The title of this anthology says a bit more than it means to. OBJECT LESSONS has an attractive concept: twenty contemporary writers pick their favorite stories from the archive of THE PARIS REVIEW and, in the words of the editors' note, "describe the key to its success as a work of fiction" in an introductory comment. This approach, the justification for the subtitle's mention of the art of the short story, will, the editors hope, make the anthology "useful to young writers, and to others interested in literary technique." And it is-- but no more so than any other largely excellent anthology would be.
Perhaps the problem is that the writers were asked to pick favorite stories. Writing with a truly intelligent critical eye about things one loves is difficult. Or perhaps it's the space available; the longest of the introductions is about three pages, which doesn't leave room for much specific insight. Whatever the reason, these mini-essays don't reveal much about "keys to success" or "the art of the short story" that readers of such an anthology couldn't work out on their own. They're more enthusiastic than analytic, with piles of superlatives about general, easily-observed features. Of course the situation doesn't call for term papers, but the success or failure of any short story is a complicated question, and virtue often rests in small, easy to miss things. A few writers do offer appropriately close readings, but even then they focus on broad variations in diction and similar comparatively simple points. (One of Dave Eggers' observations on James Salter's "Bangkok" would be quite powerful, except that it rests on a literal misreading of the text.) The introductions are well-written, affectionate, often poetic, not incisive about technique.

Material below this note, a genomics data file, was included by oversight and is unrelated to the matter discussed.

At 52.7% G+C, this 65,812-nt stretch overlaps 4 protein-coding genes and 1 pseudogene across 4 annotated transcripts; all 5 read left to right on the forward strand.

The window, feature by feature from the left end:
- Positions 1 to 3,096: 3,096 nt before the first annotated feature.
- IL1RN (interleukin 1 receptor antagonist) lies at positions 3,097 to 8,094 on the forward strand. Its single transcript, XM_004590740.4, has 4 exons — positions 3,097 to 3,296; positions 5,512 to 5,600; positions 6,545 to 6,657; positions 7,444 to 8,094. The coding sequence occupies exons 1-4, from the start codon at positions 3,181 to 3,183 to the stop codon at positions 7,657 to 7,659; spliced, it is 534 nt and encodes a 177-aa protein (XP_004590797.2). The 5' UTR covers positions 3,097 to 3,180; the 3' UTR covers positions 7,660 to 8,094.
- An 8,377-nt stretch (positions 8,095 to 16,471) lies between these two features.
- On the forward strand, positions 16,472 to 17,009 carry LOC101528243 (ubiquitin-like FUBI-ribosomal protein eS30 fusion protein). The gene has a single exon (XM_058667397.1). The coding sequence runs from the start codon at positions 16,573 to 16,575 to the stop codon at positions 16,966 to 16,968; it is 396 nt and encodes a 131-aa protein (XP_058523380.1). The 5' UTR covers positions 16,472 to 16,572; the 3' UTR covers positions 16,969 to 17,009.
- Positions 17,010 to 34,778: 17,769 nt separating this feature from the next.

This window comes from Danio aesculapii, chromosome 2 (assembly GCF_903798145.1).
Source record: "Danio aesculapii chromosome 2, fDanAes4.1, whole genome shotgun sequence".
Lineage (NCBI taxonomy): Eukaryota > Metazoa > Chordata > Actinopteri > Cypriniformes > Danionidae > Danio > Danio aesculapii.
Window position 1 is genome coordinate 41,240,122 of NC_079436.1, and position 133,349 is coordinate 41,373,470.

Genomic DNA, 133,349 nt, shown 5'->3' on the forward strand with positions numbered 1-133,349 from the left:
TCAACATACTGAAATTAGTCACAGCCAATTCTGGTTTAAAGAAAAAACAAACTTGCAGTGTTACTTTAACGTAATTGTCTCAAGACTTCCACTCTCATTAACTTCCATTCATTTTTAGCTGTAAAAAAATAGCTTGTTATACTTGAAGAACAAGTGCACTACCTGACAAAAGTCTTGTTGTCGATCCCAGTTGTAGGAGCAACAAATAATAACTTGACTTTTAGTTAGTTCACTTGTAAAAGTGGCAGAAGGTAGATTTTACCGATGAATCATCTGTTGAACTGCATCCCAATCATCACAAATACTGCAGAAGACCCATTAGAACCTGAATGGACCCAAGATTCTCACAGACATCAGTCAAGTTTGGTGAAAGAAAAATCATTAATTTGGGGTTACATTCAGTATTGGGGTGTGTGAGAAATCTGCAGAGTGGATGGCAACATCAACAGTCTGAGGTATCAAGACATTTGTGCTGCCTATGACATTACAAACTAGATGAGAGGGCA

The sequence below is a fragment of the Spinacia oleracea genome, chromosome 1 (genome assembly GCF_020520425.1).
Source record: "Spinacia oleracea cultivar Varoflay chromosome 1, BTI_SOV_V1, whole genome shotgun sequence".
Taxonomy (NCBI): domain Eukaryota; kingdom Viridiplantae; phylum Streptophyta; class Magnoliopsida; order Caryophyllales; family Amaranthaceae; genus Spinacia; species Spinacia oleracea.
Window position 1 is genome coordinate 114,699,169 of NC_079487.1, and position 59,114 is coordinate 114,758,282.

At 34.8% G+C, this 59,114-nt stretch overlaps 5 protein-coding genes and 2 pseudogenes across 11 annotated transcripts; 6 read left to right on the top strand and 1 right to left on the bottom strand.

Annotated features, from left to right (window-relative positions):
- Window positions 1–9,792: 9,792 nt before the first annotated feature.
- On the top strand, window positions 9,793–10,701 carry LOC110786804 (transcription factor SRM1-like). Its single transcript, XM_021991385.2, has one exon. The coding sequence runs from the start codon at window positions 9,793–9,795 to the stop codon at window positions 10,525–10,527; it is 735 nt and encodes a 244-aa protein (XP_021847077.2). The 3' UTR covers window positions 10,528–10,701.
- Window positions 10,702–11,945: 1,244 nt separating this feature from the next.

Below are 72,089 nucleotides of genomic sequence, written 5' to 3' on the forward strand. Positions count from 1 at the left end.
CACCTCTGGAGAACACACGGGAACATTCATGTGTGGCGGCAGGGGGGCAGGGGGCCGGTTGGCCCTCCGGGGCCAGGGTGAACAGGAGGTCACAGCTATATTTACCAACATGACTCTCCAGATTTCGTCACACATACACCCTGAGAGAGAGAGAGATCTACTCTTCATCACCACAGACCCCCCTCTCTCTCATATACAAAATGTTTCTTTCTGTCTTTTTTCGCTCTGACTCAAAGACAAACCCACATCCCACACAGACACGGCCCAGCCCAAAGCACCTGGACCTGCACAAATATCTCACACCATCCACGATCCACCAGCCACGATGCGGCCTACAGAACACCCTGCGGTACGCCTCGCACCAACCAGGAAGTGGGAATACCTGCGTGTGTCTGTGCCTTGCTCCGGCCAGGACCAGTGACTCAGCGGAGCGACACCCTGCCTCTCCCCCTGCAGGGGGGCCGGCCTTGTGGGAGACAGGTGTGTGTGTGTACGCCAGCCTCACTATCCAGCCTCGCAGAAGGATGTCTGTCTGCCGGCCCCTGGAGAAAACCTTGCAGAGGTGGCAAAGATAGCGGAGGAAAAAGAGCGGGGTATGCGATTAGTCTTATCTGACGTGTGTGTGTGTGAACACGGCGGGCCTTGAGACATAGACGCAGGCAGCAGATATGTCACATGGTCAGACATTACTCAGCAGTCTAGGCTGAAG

But enough about the introductions. The stories themselves are more than enough to make OBJECT LESSONS worth reading for students of contemporary and recent literary fiction. Ranging in date from 1955 to 2010, they're varied in length, style, and setting, though eccentric characters, surreal turns, and jagged, disorienting styles abound. The anthology opens, for example, with Joy Williams' "Dimmer," a story so bleak and so disturbing in its imagery that it wouldn't be out of place in a horror anthology, and ends with Dallas Wiebe's "Night Flight to Stockholm," a satire on literary success and its very physical price that takes an unexpected lyrical turn. But the anthology also offers demonstrations of the power of more traditional prose and plot, as in the earliest story, Evan S. Connell's "The Beau Monde of Mrs. Bridge," a quietly devastating, sympathetic reflection on middle-class convention and repression that grew into Connell's famous novel, or Ethan Canin's "The Palace Thief," a fifty-page story with as much insight into politics, education, and ambition as many novels, topped off by what may be the best example of refined, unexpectedly revealing narration since THE REMAINS OF THE DAY. This enthusiastic list of stories could be greatly prolonged, but as has been noted, enthusiasm has its limits. A few stories didn't dazzle this reader as much as they did the authors who chose them-- "Bangkok" is so stripped down it verges on pointlessness, and Thomas Glynn's "Except for the Sickness I'm Quite Healthy Now. You Can Believe That." demonstrates the perils of the eccentric, the surreal, and the jagged by offering more oddness than genius. But all twenty stories have something to offer the reader interested in craft. They are, indeed, object lessons, and those who want to study them can learn more from them than any introduction could reveal, for the virtues of a great short story are infinite.